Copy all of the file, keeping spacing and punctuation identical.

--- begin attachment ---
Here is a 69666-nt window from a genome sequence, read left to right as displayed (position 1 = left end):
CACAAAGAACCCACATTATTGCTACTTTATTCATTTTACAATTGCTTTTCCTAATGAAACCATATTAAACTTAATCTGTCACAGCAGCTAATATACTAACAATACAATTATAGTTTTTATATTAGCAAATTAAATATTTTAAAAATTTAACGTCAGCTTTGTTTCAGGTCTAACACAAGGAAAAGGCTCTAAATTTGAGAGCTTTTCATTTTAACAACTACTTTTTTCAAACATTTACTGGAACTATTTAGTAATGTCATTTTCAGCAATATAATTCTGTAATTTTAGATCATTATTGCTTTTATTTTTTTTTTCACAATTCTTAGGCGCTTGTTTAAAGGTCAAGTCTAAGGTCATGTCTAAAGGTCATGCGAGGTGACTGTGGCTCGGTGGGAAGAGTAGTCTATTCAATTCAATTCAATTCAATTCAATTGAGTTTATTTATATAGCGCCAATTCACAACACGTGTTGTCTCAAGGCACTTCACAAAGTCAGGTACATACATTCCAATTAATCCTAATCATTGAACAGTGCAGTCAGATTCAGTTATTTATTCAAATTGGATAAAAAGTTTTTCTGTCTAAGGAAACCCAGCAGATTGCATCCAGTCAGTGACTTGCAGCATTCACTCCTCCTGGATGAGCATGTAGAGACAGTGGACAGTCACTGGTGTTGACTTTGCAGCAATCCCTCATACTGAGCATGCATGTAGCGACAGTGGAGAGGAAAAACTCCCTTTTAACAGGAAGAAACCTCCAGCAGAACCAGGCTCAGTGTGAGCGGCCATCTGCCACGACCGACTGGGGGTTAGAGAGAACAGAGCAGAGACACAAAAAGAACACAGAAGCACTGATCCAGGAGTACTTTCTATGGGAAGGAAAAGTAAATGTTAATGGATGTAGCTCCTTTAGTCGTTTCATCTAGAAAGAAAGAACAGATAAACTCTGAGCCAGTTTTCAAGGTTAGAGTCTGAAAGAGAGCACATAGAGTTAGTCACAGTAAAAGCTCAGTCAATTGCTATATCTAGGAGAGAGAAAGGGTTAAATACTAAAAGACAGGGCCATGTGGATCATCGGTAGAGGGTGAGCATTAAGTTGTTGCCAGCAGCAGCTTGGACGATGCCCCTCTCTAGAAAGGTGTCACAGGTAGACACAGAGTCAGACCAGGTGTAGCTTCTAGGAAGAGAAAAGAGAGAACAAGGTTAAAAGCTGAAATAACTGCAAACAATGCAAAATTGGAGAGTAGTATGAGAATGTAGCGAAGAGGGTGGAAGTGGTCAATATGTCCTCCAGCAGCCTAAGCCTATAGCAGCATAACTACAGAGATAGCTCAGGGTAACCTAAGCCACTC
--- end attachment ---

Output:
Here is a 69666-nt window from a genome sequence, read left to right as displayed (position 1 = left end):
CACAAAGAACCCACATTATTGCTACTTTATTCATTTTACAATTGCTTTTCCTAATGAAACCATATTAAACTTAATCTGTCACAGCAGCTAATATACTAACAATACAATTATAGTTTTTATATTAGCAAATTAAATATTTTAAAAATTTAACGTCAGCTTTGTTTCAGGTCTAACACAAGGAAAAGGCTCTAAATTTGAGAGCTTTTCATTTTAACAACTACTTTTTTCAAACATTTACTGGAACTATTTAGTAATGTCATTTTCAGCAATATAATTCTGTAATTTTAGATCATTATTGCTTTTATTTTTTTTTTCACAATTCTTAGGCGCTTGTTTAAAGGTCAAGTCTAAGGTCATGTCTAAAGGTCATGCGAGGTGACTGTGGCTCGGTGGGAAGAGTAGTCTATTCAATTCAATTCAATTCAATTCAATTGAGTTTATTTATATAGCGCCAATTCACAACACGTGTTGTCTCAAGGCACTTCACAAAGTCAGGTACATACATTCCAATTAATCCTAATCATTGAACAGTGCAGTCAGATTCAGTTATTTATTCAAATTGGATAAAAAGTTTTTCTGTCTAAGGAAACCCAGCAGATTGCATCCAGTCAGTGACTTGCAGCATTCACTCCTCCTGGATGAGCATGTAGAGACAGTGGACAGTCACTGGTGTTGACTTTGCAGCAATCCCTCATACTGAGCATGCATGTAGCGACAGTGGAGAGGAAAAACTCCCTTTTAACAGGAAGAAACCTCCAGCAGAACCAGGCTCAGTGTGAGCGGCCATCTGCCACGACCGACTGGGGGTTAGAGAGAACAGAGCAGAGACACAAAAAGAACACAGAAGCACTGATCCAGGAGTACTTTCTATGGGAAGGAAAAGTAAATGTTAATGGATGTAGCTCCTTTAGTCGTTTCATCTAGAAAGAAAGAACAGATAAACTCTGAGCCAGTTTTCAAGGTTAGAGTCTGAAAGAGAGCACATAGAGTTAGTCACAGTAAAAGCTCAGTCAATTGCTATATCTAGGAGAGAGAAAGGGTTAAATACTAAAAGACAGGGCCATGTGGATCATCGGTAGAGGGTGAGCATTAAGTTGTTGCCAGCAGCAGCTTGGACGATGCCCCTCTCTAGAAAGGTGTCACAGGTAGACACAGAGTCAGACCAGGTGTAGCTTCTAGGAAGAGAAAAGAGAGAACAAGGTTAAAAGCTGAAATAACTGCAAACAATGCAAAATTGGAGAGTAGTATGAGAATGTAGCGAAGAGGGTGGAAGTGGTCAATATGTCCTCCAGCAGCCTAAGCCTATAGCAGCATAACTACAGAGATAGCTCAGGGTAACCTAAGCCACTC